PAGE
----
Fascinating Phenomenon in Cylinder Gap Data

Steve Johnson
by Steve Johnson

During the past few days I have been absorbing the data collected during the BBTI Project’s cylinder gap tests. I noticed a strange anomaly. For each of the cylinder gaps tested, as the barrel length increases so does effect on velocity increases (as compared to having no cylinder gap at all), up until a certain point, then the effect on velocity starts to decrease.

I would have expected that as the barrel length increases, so the gap would have an increasing effect on velocity (because the bullet stays in the barrel longer so the gap will bleed off more gas).

The only explanation I can come up with is because they were using handgun, not rifle, cartridges (.38 Special & .357 Magnum), once the pressure inside the barrel decreased to a certain level the friction from the barrel begins to have a much greater impact on the velocity than the bleeding of gas, thereby decreasing the relative impact of the cylinder gap. Can anyone else come up with any other explanations?

Steve Johnson
Steve Johnson

I founded TFB in 2007 and over 10 years worked tirelessly, with the help of my team, to build it up into the largest gun blog online. I retired as Editor in Chief in 2017. During my decade at TFB I was fortunate to work with the most amazing talented writers and genuinely good people!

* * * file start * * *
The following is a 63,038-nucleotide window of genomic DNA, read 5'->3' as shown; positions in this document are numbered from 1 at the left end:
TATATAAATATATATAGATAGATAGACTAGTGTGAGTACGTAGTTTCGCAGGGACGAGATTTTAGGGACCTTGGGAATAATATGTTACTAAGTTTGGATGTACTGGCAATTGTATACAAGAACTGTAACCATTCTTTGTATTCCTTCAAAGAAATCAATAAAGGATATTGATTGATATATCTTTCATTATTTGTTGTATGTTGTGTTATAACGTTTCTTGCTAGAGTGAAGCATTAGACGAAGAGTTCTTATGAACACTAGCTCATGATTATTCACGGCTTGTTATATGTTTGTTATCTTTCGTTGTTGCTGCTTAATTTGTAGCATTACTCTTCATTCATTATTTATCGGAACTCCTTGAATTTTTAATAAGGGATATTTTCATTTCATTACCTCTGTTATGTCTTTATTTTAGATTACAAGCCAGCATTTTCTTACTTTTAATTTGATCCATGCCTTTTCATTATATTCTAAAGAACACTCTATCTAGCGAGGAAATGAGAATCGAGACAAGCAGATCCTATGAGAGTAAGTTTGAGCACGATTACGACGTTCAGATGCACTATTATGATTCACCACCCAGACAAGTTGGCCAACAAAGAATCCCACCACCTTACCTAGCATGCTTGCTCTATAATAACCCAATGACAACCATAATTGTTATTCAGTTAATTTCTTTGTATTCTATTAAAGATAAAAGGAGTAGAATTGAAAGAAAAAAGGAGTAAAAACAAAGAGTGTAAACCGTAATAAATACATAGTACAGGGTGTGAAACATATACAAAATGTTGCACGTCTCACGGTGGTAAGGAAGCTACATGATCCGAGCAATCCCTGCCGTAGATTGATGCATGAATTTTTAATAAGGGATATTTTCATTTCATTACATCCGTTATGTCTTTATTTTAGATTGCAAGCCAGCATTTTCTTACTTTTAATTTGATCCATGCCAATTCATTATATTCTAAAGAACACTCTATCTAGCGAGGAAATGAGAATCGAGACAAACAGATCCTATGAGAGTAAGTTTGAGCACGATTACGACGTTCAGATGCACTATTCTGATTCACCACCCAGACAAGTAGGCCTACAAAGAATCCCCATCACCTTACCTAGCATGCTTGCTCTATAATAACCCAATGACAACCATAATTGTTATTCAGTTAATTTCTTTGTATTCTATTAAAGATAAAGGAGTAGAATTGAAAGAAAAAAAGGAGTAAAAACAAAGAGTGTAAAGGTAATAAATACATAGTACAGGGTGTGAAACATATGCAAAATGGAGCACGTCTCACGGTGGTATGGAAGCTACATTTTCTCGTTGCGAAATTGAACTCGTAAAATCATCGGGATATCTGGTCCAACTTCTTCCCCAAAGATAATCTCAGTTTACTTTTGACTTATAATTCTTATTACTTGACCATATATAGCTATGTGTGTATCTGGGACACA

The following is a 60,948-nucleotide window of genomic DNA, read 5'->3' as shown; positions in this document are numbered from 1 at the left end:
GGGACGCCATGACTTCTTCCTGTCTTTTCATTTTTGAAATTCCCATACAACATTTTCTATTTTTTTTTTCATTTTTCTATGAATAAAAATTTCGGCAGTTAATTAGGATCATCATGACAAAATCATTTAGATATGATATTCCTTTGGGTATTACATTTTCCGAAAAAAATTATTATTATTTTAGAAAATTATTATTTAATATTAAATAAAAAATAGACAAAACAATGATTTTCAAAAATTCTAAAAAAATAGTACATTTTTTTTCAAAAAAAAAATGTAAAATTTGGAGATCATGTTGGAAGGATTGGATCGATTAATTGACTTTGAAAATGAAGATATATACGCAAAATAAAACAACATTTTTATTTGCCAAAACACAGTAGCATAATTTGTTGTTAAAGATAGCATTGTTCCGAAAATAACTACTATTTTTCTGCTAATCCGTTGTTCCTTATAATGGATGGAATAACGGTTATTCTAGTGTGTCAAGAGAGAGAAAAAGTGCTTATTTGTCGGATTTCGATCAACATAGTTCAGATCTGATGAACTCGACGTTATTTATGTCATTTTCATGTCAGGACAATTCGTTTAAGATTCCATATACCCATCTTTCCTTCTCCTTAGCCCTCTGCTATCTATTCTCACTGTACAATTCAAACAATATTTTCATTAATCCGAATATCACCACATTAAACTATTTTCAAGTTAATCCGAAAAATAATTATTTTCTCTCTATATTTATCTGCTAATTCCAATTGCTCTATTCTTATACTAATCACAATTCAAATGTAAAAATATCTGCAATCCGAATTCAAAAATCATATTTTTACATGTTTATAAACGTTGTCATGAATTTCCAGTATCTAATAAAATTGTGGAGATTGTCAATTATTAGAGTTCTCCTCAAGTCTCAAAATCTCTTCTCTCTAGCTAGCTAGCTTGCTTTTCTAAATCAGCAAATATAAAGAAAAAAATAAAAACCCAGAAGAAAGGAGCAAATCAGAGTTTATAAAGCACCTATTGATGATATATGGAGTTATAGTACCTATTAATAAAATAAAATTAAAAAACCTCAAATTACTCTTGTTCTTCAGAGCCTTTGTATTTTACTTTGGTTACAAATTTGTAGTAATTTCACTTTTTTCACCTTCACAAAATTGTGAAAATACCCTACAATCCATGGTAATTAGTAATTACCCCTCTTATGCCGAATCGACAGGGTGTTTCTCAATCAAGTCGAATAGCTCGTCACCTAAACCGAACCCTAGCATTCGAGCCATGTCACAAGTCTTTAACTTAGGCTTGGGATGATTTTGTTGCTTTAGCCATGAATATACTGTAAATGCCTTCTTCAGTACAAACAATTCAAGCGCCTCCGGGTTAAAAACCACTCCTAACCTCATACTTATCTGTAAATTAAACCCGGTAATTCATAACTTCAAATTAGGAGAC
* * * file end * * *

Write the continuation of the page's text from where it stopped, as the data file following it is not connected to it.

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  • Billca Billca on Dec 10, 2011

    I'm not a fluid dynamics engineer nor do I play one on TV. There is a time element here too. As Matt Fulghum pointed out, a short barrel vents the pressure faster than a long barrel and this reduces the effect of the flash gap pressure loss. In a longer barrel, as the bullet propels forward, it leaves behind an expanding gas chamber. This also means the path of least resistance for the gas changes from the flash gap to the barrel as the bullet accelerates through the bore. Initially as the bullet passes the flash gap, the building pressure against the base is vented sideways. But as it moves up the bore, the gas flows straight forward, compressing the gas in the barrel - only excess pressure is vented sideways. This pressure venting at the gap should decrease rapidly as the bullet moves forward.

    Not being a physicist, would not the friction drag become a reducing percentage of the bullet's velocity over time? That is, as the bullet's momentum builds, the friction matters less because it takes less work energy to move the bullet a given length down the barrel. I would think this especially true once the length of the bullet has been grooved by the rifling.

  • TrojanMan TrojanMan on Dec 12, 2011

    It's worth cross-referencing to Ballistics By The Inch here.

    Those guys have done some excellent work. Note that .357Mag has finished accelerating after around 15" to 16" of barrel length, depending upon load. After that, additional barrel length actually slows the bullet down.

    In a revolver, the gap would become inconsequential at that point, hence the trend data we see here.

    In other news, I'm continuously baffled when I see manufacturers putting out lever rifles and carbines chambered in .357Mag with barrels longer than 16". Surely they must know, right?